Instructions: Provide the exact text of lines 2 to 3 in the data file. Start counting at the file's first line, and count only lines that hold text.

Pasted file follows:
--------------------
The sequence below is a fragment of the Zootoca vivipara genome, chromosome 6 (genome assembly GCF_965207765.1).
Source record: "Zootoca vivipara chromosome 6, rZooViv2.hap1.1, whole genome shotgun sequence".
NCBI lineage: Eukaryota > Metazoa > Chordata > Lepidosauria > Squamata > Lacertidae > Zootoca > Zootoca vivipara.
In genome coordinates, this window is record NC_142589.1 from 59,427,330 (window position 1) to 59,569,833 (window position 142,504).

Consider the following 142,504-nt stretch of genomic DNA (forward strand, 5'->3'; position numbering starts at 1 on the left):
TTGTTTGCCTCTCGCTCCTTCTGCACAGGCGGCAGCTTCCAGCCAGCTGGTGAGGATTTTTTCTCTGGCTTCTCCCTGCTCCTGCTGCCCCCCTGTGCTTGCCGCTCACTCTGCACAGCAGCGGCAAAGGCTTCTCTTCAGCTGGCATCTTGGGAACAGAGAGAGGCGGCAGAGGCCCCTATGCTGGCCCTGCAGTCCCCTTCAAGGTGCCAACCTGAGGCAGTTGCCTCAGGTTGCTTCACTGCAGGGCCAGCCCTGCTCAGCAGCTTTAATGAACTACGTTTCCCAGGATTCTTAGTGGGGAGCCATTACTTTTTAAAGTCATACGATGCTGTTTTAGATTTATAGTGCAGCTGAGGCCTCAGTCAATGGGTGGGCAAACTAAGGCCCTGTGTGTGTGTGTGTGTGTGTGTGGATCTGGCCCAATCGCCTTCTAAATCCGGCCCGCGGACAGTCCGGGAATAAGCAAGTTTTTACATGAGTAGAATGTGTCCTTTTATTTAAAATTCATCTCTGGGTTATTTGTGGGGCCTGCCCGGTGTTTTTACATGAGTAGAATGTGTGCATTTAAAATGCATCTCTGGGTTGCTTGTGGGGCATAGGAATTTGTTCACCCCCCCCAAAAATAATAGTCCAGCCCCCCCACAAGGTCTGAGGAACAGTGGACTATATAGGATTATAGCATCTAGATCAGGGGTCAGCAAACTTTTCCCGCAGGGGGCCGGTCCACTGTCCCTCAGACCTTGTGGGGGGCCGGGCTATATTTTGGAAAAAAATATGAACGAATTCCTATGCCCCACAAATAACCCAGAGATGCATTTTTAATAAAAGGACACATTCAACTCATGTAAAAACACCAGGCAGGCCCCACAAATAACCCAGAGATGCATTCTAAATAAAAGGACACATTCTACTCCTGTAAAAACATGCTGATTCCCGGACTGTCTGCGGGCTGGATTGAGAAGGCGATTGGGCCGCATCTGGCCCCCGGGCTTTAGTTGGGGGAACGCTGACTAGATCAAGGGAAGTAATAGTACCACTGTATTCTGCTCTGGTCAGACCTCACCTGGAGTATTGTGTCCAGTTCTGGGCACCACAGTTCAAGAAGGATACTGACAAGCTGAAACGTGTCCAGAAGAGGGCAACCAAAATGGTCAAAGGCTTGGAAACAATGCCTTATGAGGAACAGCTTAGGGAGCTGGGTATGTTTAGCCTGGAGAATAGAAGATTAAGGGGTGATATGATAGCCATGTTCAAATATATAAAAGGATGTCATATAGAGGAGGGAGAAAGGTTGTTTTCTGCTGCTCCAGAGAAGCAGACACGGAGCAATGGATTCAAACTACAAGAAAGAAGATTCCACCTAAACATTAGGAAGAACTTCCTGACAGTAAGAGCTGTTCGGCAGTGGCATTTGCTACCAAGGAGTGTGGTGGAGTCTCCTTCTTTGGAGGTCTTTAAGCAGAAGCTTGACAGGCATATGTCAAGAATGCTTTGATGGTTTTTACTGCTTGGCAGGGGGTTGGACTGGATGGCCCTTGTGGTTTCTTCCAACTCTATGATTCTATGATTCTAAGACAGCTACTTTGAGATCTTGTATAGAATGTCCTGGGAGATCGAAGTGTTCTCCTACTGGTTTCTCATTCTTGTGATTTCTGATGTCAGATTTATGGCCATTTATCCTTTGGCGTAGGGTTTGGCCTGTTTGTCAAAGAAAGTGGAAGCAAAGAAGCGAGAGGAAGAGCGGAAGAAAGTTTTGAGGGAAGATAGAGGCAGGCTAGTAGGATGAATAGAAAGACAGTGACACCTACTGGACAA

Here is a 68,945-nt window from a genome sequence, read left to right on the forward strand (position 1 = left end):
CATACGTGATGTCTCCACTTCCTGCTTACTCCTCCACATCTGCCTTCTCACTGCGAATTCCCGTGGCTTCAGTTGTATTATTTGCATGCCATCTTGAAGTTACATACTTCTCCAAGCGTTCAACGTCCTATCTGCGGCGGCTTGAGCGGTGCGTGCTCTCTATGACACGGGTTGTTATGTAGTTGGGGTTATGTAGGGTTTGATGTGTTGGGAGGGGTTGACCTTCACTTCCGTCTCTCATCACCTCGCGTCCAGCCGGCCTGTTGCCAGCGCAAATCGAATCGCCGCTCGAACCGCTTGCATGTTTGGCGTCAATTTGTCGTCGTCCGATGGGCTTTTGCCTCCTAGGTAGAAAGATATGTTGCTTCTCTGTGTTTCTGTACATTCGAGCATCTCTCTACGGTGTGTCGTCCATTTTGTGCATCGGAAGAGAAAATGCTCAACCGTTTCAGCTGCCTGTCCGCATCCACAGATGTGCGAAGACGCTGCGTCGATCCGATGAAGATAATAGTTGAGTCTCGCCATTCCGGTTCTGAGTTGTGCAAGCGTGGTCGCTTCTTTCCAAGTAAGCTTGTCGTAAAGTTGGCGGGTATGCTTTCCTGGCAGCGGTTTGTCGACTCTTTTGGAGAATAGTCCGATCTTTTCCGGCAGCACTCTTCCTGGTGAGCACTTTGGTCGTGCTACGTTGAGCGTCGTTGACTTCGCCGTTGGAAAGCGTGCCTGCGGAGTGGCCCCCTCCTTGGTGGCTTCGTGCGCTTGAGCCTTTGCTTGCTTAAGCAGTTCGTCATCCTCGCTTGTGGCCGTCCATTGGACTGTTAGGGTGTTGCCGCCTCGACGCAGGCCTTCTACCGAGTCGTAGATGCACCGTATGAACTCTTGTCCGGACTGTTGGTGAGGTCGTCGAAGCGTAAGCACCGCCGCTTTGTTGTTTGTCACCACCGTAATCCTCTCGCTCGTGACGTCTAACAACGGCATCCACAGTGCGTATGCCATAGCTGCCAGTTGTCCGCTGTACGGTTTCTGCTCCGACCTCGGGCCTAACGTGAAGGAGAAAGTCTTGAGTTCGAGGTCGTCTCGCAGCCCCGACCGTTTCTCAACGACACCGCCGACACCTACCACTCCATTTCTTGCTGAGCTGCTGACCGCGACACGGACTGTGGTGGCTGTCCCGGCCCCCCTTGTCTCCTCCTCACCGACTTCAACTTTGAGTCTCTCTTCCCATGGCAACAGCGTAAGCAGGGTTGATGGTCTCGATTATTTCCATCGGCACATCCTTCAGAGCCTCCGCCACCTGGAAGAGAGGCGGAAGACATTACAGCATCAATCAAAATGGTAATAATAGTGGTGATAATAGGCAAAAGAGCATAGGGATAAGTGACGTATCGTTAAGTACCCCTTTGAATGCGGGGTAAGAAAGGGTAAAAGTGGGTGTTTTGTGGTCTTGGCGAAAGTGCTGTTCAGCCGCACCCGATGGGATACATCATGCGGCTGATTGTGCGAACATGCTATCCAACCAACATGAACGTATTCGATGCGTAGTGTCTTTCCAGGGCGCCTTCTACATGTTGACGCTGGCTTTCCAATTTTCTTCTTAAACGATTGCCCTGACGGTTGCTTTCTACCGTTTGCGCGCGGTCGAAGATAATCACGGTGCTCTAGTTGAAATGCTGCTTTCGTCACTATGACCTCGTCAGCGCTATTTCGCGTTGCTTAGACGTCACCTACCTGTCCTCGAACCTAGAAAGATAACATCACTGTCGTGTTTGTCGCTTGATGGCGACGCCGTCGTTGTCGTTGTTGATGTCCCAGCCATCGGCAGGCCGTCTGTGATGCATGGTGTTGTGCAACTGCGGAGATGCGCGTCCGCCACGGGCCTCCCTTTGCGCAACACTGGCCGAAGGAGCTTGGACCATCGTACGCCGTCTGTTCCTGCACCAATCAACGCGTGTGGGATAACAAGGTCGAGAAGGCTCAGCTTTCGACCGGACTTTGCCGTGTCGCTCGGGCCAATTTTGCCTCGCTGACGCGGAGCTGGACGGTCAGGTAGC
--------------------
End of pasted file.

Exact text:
Source record: "Zootoca vivipara chromosome 6, rZooViv2.hap1.1, whole genome shotgun sequence".
NCBI lineage: Eukaryota > Metazoa > Chordata > Lepidosauria > Squamata > Lacertidae > Zootoca > Zootoca vivipara.